After he had recovered he had to realize that next to Uesugi Kenshin, another warlord had emerged and threatened to conquer all of Japan: Oda Nobunaga and his ally Tokugawa Ieyasu. Kenshin realized that he was the only one with enough abilities to stop Oda reaching his goal and thus challenged Ieyasu's forces in Futamata. Realizing the strength of their enemy Tokugawa and Nobunaga stood united against Takeda at the battle of Mikatagahara facing Takeda. Despite of the power of the alliance, Takeda could win the battle even if not decisive.
Preparing to face them again in Mikatagahara Takeda died of illness in his camp.

He was succeeded by his forth son Katsuyori, who was ambitious but not as brilliant as his father. After he could steal some castles from Tokugawa, Ieyasu and Oda united against Takeda and destroyed the clan's forces in the battle of Nagashino.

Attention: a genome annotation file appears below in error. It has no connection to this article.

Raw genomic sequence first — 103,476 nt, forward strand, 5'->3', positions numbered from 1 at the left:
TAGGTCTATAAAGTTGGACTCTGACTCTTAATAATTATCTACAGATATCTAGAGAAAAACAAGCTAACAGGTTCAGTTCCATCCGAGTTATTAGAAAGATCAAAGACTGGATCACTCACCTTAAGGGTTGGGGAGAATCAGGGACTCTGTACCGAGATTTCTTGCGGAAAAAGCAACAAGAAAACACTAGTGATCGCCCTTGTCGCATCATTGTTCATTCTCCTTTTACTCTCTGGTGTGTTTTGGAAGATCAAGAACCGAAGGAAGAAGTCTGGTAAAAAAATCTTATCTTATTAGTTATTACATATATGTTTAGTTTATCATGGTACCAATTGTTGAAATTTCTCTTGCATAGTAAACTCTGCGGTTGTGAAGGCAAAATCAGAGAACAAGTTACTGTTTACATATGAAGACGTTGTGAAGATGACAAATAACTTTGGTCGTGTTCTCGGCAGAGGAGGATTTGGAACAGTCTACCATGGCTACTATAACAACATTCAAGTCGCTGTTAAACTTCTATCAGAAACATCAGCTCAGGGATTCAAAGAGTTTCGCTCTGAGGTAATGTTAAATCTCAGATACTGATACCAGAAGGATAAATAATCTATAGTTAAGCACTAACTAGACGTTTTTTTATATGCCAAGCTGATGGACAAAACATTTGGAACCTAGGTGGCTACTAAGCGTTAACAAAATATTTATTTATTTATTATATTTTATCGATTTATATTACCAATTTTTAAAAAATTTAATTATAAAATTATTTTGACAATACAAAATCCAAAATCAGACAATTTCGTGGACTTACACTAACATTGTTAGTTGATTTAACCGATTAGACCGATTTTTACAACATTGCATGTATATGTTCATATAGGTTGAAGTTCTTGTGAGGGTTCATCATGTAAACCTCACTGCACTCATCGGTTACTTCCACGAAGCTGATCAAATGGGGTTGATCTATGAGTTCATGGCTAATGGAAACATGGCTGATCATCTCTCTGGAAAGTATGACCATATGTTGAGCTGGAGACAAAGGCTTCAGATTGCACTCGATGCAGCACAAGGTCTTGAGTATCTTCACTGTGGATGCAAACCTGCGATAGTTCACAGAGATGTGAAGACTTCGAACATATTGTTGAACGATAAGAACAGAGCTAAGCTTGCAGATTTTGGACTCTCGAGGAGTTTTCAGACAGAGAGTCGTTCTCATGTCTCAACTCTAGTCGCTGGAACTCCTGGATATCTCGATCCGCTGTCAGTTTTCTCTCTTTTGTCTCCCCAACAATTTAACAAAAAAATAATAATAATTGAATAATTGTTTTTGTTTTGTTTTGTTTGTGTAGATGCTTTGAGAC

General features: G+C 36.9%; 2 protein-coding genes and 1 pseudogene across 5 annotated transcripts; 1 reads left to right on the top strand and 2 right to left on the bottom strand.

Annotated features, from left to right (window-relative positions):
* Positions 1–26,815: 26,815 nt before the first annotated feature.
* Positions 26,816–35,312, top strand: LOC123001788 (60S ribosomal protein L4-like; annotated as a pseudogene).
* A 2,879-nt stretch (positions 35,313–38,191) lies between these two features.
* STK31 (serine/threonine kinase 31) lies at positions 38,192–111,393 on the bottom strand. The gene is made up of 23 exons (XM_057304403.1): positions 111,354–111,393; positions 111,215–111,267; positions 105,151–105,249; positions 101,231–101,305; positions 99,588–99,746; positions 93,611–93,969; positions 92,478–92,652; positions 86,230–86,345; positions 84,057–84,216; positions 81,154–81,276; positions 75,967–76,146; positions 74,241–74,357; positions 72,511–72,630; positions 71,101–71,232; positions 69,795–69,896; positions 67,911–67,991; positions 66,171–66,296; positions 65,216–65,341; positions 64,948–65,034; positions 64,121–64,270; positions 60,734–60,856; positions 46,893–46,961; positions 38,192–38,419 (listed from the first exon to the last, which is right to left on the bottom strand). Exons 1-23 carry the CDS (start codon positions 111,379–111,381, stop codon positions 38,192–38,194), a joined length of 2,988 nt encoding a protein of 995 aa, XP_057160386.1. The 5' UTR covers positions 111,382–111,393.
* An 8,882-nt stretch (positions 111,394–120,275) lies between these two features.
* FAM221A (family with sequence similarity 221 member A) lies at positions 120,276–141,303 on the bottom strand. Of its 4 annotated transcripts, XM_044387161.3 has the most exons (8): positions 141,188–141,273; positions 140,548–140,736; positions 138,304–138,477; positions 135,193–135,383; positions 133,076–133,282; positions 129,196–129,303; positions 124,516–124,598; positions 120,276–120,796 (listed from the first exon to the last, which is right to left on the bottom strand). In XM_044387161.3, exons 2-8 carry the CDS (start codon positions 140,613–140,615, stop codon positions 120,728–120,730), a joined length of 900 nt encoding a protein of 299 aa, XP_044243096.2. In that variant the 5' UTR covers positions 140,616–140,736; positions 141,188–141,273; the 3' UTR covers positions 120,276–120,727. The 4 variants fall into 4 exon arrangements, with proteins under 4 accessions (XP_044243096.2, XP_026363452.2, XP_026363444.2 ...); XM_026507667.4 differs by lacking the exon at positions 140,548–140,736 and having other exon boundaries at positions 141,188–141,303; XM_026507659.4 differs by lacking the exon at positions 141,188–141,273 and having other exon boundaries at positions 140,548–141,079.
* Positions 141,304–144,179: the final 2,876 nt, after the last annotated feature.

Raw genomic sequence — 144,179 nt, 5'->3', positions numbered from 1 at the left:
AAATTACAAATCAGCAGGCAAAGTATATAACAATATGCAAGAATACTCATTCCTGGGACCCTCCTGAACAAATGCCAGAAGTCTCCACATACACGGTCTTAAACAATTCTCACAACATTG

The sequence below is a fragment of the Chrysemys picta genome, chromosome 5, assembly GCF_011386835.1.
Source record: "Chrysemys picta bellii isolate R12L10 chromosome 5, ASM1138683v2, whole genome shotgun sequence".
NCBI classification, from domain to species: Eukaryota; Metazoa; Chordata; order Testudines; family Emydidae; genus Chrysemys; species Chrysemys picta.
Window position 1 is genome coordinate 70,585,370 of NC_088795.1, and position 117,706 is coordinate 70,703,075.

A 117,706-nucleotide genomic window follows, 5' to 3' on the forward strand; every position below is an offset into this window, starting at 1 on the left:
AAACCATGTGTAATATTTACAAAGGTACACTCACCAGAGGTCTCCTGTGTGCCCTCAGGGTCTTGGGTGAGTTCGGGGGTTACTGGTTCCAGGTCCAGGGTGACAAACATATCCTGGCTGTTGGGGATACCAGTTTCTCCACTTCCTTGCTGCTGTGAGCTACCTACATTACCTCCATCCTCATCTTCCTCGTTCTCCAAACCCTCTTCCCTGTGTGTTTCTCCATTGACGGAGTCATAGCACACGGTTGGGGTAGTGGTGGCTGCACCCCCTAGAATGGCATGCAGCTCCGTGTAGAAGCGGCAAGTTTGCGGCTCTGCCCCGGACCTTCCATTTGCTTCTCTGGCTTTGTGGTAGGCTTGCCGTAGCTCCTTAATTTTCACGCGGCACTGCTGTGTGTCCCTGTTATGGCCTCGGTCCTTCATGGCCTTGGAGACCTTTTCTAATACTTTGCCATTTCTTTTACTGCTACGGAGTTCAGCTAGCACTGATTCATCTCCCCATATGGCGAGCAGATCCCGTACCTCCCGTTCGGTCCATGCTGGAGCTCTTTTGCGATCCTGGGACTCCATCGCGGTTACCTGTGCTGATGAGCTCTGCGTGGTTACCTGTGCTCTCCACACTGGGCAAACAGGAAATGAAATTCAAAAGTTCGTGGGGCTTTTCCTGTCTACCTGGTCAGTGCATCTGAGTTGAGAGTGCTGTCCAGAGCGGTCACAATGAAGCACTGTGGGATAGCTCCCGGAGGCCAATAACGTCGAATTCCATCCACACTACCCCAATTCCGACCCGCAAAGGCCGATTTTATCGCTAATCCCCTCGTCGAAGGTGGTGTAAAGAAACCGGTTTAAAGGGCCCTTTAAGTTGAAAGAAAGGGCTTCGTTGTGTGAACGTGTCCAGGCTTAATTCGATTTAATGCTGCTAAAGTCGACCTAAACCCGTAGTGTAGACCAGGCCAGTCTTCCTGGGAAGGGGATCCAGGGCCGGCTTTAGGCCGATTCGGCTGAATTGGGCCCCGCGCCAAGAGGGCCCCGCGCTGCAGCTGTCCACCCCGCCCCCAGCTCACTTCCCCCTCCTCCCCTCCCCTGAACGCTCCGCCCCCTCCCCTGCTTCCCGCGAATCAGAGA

上杉謙信 Uesugi Kenshin

Takeda Shingen's rival Uesugi Kenshin's father Nagao Tamekage was an successful warlord in Echigo. However he was forced to face the Ikko-Ikki and Echigo's power dwindled under their pressure. Eventually Tamekage gathered all his forces and marched westwards, where Ikko-Ikki's forces ambushed and destroyed him.

The death of Tamekage resulted in a struggle for power among his son's, which cost the life of the second son. Kenshin, who was only 7 years at that time, was given to a temple for receiving education and for being out of the line for power politics. There he spent the next 7 years by studying.

At the age of 14 some of his father's followers sought him to claim power over the clan, as his ruling brother proved incompetent. First reluctant to face his brother, he was later convinced it was for the greater good of the whole clan. With the support of the clan leaders he was then quickly able to overthrow his brother and take control.

His first move as daimyo was to strengthen his position in Echigo and bolster his forces. However soon leaders from the Murakami (and other) clans came to him requesting help against the advancing powerful warlord Takeda Shingen. Soon he saw Shingen come close to the borders of Echigo and decided to stand his ground against this enemy.